Thursday, April 5, 2012

Solar Magnetic Field Long Cycle

If this is essentially correct, then it is pretty clear that we can blame the warmer Earth that has been variously argued on the advent of the Solar Grand Maximum.  This also argues forcefully for a Solar Grand Minimum which coincides historically with the Little Ice Age.

Does this make any sense?  Perhaps, though I can find a 1050 year cycle but I am not particularly comfortable that there is a 350 year cycle.  Yet it may turn out that we have a sequence of three 350 year cycles culminating with a great cool down as was experienced in the little ice Age and the fifth century.  Again that is not particularly convincing from what data we have.

Or it is plausible that the Volcanic induced cool down of the 1640’s just coincided half a century later with the onset of the Solar Grand Minimum and simply worsened the situation.  By itself, theses solar highs and lows are good for approximately a half degree of warming.  Add in a half degree from other causes and we have the known extremes.  The present high is not nearly as warm as it can get, yet there is ample argument that the trend is slowly downward.

It may well be that there is a long cycle in the Solar Magnetic flux that lasts for around several hundred years.  Attempting to adjust the data for such a flux appears to be presently problematic to say the least, but it is at least highly suggestive and need not be dismissed out of hand.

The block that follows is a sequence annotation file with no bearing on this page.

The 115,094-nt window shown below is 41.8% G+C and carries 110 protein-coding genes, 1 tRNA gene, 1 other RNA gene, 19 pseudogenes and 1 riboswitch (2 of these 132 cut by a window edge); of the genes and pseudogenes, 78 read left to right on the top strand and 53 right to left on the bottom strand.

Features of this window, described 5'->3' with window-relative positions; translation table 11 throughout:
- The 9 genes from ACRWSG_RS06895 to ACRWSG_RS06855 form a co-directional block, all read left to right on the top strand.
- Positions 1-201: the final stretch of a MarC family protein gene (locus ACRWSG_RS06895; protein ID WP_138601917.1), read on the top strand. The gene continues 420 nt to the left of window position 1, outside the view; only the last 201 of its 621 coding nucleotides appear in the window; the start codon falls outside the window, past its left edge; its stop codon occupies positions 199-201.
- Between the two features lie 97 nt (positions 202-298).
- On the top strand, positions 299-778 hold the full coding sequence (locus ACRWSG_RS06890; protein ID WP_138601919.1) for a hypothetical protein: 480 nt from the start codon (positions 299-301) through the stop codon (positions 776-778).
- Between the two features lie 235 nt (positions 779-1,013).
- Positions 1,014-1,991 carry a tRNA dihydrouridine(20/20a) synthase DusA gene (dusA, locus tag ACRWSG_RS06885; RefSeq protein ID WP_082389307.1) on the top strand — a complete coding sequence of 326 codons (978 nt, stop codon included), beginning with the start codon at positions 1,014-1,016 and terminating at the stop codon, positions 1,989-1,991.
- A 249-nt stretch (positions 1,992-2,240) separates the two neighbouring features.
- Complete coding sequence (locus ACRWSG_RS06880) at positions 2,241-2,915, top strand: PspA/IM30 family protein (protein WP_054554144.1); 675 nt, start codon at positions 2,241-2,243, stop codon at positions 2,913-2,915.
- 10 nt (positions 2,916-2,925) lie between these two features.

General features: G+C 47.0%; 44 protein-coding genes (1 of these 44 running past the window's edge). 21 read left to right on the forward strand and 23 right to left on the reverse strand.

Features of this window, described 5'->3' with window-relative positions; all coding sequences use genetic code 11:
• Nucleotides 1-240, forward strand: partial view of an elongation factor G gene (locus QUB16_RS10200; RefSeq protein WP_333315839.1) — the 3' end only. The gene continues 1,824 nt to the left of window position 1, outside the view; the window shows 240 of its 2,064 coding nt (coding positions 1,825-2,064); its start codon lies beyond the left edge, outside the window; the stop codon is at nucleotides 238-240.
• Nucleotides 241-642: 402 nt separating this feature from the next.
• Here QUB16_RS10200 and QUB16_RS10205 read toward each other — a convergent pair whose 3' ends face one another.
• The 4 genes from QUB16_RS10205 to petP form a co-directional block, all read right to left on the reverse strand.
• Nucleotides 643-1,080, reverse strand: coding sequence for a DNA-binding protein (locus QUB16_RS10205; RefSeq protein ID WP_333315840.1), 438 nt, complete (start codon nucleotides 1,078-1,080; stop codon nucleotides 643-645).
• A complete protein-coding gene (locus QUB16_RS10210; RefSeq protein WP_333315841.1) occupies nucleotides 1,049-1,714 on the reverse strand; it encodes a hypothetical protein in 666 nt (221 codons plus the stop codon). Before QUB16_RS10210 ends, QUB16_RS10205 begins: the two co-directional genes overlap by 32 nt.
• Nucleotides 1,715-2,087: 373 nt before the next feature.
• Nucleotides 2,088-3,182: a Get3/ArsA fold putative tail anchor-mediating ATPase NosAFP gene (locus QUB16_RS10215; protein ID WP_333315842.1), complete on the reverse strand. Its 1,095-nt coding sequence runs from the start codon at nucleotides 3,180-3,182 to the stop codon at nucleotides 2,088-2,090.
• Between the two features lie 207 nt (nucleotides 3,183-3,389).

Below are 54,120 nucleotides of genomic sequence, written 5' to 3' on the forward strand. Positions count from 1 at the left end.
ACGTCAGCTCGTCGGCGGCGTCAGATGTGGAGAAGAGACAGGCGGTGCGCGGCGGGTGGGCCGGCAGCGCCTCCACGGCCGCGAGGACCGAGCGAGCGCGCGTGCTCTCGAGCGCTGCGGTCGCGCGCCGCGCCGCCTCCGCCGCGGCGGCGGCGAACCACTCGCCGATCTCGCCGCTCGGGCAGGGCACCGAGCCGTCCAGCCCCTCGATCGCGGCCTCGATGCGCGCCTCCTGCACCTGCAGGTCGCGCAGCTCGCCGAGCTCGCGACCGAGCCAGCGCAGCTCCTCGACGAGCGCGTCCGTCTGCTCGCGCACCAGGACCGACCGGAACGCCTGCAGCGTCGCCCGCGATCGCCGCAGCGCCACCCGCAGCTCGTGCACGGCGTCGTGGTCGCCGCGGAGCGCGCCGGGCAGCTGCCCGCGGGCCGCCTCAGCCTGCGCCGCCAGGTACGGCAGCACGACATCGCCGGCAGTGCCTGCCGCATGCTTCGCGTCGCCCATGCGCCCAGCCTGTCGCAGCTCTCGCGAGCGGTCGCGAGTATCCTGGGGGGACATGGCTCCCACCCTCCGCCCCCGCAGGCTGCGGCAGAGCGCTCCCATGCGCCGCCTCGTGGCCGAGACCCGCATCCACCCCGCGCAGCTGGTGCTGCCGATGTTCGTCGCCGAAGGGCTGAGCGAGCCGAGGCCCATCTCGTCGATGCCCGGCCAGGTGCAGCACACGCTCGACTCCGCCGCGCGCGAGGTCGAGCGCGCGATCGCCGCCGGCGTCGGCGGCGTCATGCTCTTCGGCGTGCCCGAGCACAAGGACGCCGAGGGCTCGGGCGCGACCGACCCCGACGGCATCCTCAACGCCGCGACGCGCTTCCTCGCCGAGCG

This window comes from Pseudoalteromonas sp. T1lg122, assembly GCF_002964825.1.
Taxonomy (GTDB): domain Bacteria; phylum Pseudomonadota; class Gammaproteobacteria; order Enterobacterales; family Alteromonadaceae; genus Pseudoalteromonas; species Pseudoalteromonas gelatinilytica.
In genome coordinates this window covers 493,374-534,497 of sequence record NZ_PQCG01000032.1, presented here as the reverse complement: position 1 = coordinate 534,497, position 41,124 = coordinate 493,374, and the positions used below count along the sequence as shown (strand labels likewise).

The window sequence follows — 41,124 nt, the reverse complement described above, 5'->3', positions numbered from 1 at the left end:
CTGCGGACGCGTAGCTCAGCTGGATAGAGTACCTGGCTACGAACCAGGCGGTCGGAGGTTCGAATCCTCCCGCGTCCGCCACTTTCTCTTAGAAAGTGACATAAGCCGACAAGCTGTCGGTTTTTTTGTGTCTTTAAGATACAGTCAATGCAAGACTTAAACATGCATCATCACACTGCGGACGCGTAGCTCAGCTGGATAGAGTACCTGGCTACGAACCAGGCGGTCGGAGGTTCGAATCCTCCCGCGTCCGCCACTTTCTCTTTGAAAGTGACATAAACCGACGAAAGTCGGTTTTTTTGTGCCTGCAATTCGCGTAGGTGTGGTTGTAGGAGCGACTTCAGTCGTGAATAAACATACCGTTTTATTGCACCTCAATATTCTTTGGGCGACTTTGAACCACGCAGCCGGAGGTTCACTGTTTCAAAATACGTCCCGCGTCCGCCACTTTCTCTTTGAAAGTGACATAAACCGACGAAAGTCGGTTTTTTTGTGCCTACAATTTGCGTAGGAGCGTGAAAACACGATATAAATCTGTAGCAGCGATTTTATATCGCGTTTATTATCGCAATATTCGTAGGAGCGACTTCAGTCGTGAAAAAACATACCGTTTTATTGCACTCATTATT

Solar Climate Change Could Cause Rougher Space Weather

by Staff Writers

Reading UK (SPX) Mar 30, 2012

Image of a coronal mass ejection (CME) on June 7, 2011, recorded in ultraviolet light by the Solar Dynamics Observatory (SDO) satellite. The shock front that forms ahead of these huge expulsions of material from the solar atmosphere (the event shown moved at 1,400 km/s) can generate large fluxes of highly energetic particles at Earth which can be a considerable hazard to space-based electronic systems and with repeated exposure, a health risk for crew on board high-altitude aircraft.

Recent research shows that the space age has coincided with a period of unusually high solar activity, called a grand maximum. Isotopes in ice sheets and tree rings tell us that this grand solar maximum is one of 24 during the last 9,300 years and suggest the high levels of solar magnetic field seen over the space age will reduce in future.

This decline will cause a reduction in sunspot numbers and explosive solar events, but those events that do take place could be more damaging.

Graduate student Luke Barnard of the University of Reading will present new results on 'solar climate change' in his paper at the National Astronomy Meeting in Manchester.

The level of radiation in the space environment is of great interest to scientists and engineers as it poses various threats to man-made systems including damage to electronics on satellites. It can also be a health hazard to astronauts and to a lesser extent the crew of high-altitude aircraft.

The main sources of radiation are galactic cosmic rays (GCRs), which are a continuous flow of highly energetic particles from outside our solar system and solar energetic particles (SEPs), which are accelerated to high energies in short bursts by explosive events on the Sun.